Iran, Iceland and Oklahoma: Earthquakes 14-20 August 2014


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Earthquakes 14-20 August 2014.

Earthquakes 14-20 August 2014. Map by USGS, Screenshot by Jennifer Young.

This week’s reading of the United States Geological Survey’s real-time earthquake map is as interesting for its omissions as for its inclusions.

The map records all earthquakes in the US and its territories and most of those of at least magnitude 4 (≥M4.0) elsewhere – but some are excluded and this week it’s those exclusions which the most interesting.

The week was relatively quiet seismically speaking, with just one tremor in excess of M6, although there were 22 ≥M5.0.

Of these, six were aftershocks to the week’s largest tremor and the rest were, as expected, scattered around the planet’s active plate margins, mostly around the Pacific.

Biggest Earthquake This Week: M6.2 and Aftershocks, Iran

The M6.2 Iran earthquake

The M6.2 Iran earthquake and its aftershocks. Map by USGS, Screenshot by Jennifer Young.

The largest tremor on record this week was the M6.2 which occurred on 18 August close to the city of Abdanan.

Iran is seismically vulnerable because of its location along the margin between the Arabian and Eurasian plates – an area where continental convergence introduces immense stresses into the crust and has resulted in the uplift of the Zagros and other mountain ranges.

The earthquake and its aftershocks all took place at depths of around 10km close to the boundary between the two plates.

Light to moderate shaking was felt in surrounding areas and news media reports suggest that around 60 people were injured, many buildings damaged, and services such as water and electricity disrupted.

Bárðarbunga, Iceland: Volcanic Seismicity

Earthquake swarm beneath Iceland's Bárðarbungavolcano.

Earthquake swarm beneath Iceland’s Bárðarbungavolcano. Map by Iceland Meteorological Office: Screenshot by Jennifer Young.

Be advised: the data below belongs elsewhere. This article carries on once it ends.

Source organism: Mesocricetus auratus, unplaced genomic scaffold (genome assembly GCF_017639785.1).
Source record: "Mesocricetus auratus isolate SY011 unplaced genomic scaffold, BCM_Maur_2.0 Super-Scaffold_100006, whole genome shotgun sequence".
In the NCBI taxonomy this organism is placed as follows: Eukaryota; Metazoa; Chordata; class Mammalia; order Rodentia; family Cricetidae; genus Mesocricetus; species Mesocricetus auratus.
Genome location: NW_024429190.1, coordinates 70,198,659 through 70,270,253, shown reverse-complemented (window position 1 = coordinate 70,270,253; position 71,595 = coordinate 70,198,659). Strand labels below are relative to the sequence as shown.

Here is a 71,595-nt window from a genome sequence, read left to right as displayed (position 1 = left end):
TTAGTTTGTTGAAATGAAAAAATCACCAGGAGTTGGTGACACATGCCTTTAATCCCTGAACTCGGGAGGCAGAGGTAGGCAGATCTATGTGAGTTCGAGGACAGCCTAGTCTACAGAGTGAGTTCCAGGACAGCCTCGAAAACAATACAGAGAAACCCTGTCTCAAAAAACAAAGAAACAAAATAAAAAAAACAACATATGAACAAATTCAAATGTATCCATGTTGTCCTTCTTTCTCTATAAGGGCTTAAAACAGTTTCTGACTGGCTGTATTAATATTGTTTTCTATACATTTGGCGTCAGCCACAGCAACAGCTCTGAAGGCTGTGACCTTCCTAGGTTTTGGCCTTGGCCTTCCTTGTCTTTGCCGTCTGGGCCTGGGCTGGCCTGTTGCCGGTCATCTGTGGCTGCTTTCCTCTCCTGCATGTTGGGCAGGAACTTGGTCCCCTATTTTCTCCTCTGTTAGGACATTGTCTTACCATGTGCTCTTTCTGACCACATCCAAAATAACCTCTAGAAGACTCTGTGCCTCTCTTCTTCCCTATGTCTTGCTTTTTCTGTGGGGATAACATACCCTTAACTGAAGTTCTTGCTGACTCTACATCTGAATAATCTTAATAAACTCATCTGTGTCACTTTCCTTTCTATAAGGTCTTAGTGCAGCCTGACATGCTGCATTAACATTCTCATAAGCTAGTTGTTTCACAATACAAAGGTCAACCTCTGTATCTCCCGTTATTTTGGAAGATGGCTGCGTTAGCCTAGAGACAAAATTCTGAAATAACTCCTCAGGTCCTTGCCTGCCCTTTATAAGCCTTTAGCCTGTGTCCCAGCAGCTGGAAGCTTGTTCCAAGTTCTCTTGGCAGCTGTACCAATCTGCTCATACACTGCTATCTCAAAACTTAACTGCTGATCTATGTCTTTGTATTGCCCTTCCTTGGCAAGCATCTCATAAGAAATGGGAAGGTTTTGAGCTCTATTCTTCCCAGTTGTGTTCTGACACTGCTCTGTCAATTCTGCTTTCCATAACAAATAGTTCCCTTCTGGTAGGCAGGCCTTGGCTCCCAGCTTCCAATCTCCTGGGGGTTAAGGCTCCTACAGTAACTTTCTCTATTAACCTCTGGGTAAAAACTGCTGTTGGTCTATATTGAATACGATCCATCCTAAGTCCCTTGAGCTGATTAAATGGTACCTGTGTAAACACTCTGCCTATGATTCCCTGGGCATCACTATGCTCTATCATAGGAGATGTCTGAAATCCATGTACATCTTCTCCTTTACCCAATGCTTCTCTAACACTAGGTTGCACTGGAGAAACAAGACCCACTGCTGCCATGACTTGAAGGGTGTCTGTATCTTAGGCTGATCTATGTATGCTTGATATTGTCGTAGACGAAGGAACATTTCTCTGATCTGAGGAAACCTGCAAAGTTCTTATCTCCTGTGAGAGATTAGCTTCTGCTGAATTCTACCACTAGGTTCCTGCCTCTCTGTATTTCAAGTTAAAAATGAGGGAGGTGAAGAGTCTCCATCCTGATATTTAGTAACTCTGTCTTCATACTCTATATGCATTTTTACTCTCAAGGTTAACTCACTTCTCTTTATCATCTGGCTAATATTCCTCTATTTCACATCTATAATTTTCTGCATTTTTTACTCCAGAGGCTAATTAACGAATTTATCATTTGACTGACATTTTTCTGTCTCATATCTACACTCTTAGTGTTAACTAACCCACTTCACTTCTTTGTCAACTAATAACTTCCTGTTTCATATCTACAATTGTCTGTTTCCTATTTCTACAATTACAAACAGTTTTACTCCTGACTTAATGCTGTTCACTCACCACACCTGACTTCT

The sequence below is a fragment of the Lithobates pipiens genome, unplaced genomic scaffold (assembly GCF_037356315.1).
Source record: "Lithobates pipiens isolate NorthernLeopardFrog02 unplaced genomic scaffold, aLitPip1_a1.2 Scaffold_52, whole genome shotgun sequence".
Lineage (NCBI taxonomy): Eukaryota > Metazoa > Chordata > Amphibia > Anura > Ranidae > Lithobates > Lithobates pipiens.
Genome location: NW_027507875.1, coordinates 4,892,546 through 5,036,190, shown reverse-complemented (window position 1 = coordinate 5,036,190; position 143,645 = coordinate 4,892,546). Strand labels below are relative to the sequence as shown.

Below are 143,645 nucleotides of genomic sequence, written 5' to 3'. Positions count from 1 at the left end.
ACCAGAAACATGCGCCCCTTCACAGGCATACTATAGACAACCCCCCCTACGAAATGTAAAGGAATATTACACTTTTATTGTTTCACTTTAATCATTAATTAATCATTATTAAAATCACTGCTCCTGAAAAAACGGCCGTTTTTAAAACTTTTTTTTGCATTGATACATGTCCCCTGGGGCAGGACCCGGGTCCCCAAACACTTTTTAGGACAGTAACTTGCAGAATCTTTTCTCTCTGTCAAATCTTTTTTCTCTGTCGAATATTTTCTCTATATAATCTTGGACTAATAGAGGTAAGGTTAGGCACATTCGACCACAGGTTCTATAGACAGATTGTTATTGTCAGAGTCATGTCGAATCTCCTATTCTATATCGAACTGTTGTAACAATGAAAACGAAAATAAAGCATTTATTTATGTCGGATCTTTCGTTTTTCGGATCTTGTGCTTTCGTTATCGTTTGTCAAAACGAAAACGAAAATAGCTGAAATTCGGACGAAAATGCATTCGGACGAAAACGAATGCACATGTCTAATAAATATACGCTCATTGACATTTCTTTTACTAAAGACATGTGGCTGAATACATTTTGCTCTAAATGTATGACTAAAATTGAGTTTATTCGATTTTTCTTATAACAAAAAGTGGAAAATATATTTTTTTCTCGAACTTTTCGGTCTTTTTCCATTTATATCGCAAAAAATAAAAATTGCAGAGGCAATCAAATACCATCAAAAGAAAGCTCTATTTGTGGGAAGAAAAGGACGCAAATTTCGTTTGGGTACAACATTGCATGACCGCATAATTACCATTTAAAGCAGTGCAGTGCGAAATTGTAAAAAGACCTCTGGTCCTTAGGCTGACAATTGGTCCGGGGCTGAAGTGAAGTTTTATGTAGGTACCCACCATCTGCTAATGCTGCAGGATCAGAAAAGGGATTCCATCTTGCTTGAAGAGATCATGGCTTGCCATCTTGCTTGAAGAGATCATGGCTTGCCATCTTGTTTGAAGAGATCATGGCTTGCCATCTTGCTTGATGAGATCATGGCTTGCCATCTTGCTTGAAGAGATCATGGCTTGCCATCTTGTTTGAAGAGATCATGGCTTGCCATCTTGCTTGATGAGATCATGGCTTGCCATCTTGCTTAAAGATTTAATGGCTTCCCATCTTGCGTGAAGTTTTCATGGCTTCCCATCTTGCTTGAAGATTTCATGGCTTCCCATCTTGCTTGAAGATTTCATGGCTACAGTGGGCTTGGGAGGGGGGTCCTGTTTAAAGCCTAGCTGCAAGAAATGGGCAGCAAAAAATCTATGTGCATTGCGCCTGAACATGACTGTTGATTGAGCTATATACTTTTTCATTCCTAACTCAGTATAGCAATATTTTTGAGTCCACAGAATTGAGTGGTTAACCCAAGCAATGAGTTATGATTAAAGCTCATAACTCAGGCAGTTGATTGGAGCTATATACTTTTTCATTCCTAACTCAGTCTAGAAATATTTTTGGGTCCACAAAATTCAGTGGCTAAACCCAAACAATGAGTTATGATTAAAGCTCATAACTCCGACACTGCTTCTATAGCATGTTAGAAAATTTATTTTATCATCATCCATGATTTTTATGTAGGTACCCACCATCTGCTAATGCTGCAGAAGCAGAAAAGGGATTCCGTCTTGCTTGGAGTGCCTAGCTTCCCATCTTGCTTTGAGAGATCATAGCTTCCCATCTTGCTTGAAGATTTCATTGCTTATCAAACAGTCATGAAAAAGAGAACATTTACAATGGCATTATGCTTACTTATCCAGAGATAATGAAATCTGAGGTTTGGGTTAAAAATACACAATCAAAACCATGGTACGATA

Perhaps the most significant earthquake of the week is not recorded an the USGS map.

An intense and continuing swarm of earthquakes beneath Iceland’s Bárðarbunga volcano is associated with magma movement at depth and may be a precursor of an eruption; the largest tremor recorded had a magnitude of 4.5.

Iceland lies across a plate margin and major earth tremors (≥M7.0) have occurred there in the past, but they are rare. The significance of this week’s earthquake swarm lies in the clues which it offers volcanologists about the possibility of an eruption.

The movement of seismic activity from beneath the caldera of the volcano towards its northern flank, and the shallowing of the earthquake focus, both provide an indication of the path of magma beneath thousands of metres of rock and ice.

Although there is no suggestion of an imminent eruption, the activity at Bárðarbunga implies that magma movement continues and that such an event eruption, with associated hazard, cannot be ruled out.

US: Oklahoma Earthquake Swarm Ongoing

In the US, an earthquake swarm of a different kind continued in Oklahoma. In this case the increasing occurrence of small- to medium-sized earthquakes in the centre and north of the state is associated with wastewater injection as part of energy exploitation: This week the largest tremor reached M4.2.

Recently-published research in the journal Nature indicates that these earthquakes may behave differently from naturally-induced ones, and that shaking at distances greater than 10km from the epicentre may be less that might otherwise be expected. That’s good news, because it implies a reduction in potential damage.

Last Thoughts: What We Learn From Earthquakes

An earthquake doesn’t have to be large to be interesting. The minor earthquake swarms in both Oklahoma and Iceland have different contexts and both tell us different things – one about the risk of human activities and the other about the risks of natural ones.

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